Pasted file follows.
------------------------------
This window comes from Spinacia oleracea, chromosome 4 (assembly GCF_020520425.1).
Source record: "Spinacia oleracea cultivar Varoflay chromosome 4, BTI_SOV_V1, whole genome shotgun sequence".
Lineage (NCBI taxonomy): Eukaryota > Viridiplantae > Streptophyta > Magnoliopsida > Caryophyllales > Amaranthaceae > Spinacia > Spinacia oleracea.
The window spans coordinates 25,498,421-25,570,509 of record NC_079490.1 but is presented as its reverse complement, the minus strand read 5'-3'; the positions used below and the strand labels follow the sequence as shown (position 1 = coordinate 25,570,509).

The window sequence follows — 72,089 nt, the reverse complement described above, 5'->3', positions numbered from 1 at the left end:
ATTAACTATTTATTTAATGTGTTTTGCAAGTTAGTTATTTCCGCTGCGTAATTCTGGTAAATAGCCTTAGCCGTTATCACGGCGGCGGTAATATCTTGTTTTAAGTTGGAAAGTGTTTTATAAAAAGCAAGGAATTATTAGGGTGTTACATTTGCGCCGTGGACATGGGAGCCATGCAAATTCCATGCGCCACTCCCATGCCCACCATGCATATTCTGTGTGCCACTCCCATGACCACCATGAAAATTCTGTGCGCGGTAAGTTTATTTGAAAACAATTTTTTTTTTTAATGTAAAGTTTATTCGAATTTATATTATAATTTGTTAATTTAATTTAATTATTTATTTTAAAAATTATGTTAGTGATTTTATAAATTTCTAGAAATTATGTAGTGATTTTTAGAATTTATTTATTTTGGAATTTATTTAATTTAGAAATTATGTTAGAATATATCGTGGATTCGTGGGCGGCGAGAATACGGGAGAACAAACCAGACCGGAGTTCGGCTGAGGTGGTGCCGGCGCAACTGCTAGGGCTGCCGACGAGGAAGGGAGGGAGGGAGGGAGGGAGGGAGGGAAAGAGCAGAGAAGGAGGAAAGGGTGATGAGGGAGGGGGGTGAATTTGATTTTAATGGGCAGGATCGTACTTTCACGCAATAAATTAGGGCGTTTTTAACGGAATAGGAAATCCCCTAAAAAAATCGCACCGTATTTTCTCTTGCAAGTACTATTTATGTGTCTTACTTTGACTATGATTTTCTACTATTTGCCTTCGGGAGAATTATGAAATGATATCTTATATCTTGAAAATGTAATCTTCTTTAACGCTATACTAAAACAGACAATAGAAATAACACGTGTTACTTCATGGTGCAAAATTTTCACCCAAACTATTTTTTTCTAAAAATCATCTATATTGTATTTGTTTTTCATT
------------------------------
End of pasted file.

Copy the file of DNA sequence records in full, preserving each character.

This window comes from Spinacia oleracea, chromosome 4 (assembly GCF_020520425.1).
Source record: "Spinacia oleracea cultivar Varoflay chromosome 4, BTI_SOV_V1, whole genome shotgun sequence".
Lineage (NCBI taxonomy): Eukaryota > Viridiplantae > Streptophyta > Magnoliopsida > Caryophyllales > Amaranthaceae > Spinacia > Spinacia oleracea.
The window spans coordinates 25,498,421-25,570,509 of record NC_079490.1 but is presented as its reverse complement, the minus strand read 5'-3'; the positions used below and the strand labels follow the sequence as shown (position 1 = coordinate 25,570,509).

The window sequence follows — 72,089 nt, the reverse complement described above, 5'->3', positions numbered from 1 at the left end:
ATTAACTATTTATTTAATGTGTTTTGCAAGTTAGTTATTTCCGCTGCGTAATTCTGGTAAATAGCCTTAGCCGTTATCACGGCGGCGGTAATATCTTGTTTTAAGTTGGAAAGTGTTTTATAAAAAGCAAGGAATTATTAGGGTGTTACATTTGCGCCGTGGACATGGGAGCCATGCAAATTCCATGCGCCACTCCCATGCCCACCATGCATATTCTGTGTGCCACTCCCATGACCACCATGAAAATTCTGTGCGCGGTAAGTTTATTTGAAAACAATTTTTTTTTTTAATGTAAAGTTTATTCGAATTTATATTATAATTTGTTAATTTAATTTAATTATTTATTTTAAAAATTATGTTAGTGATTTTATAAATTTCTAGAAATTATGTAGTGATTTTTAGAATTTATTTATTTTGGAATTTATTTAATTTAGAAATTATGTTAGAATATATCGTGGATTCGTGGGCGGCGAGAATACGGGAGAACAAACCAGACCGGAGTTCGGCTGAGGTGGTGCCGGCGCAACTGCTAGGGCTGCCGACGAGGAAGGGAGGGAGGGAGGGAGGGAGGGAGGGAAAGAGCAGAGAAGGAGGAAAGGGTGATGAGGGAGGGGGGTGAATTTGATTTTAATGGGCAGGATCGTACTTTCACGCAATAAATTAGGGCGTTTTTAACGGAATAGGAAATCCCCTAAAAAAATCGCACCGTATTTTCTCTTGCAAGTACTATTTATGTGTCTTACTTTGACTATGATTTTCTACTATTTGCCTTCGGGAGAATTATGAAATGATATCTTATATCTTGAAAATGTAATCTTCTTTAACGCTATACTAAAACAGACAATAGAAATAACACGTGTTACTTCATGGTGCAAAATTTTCACCCAAACTATTTTTTTCTAAAAATCATCTATATTGTATTTGTTTTTCATT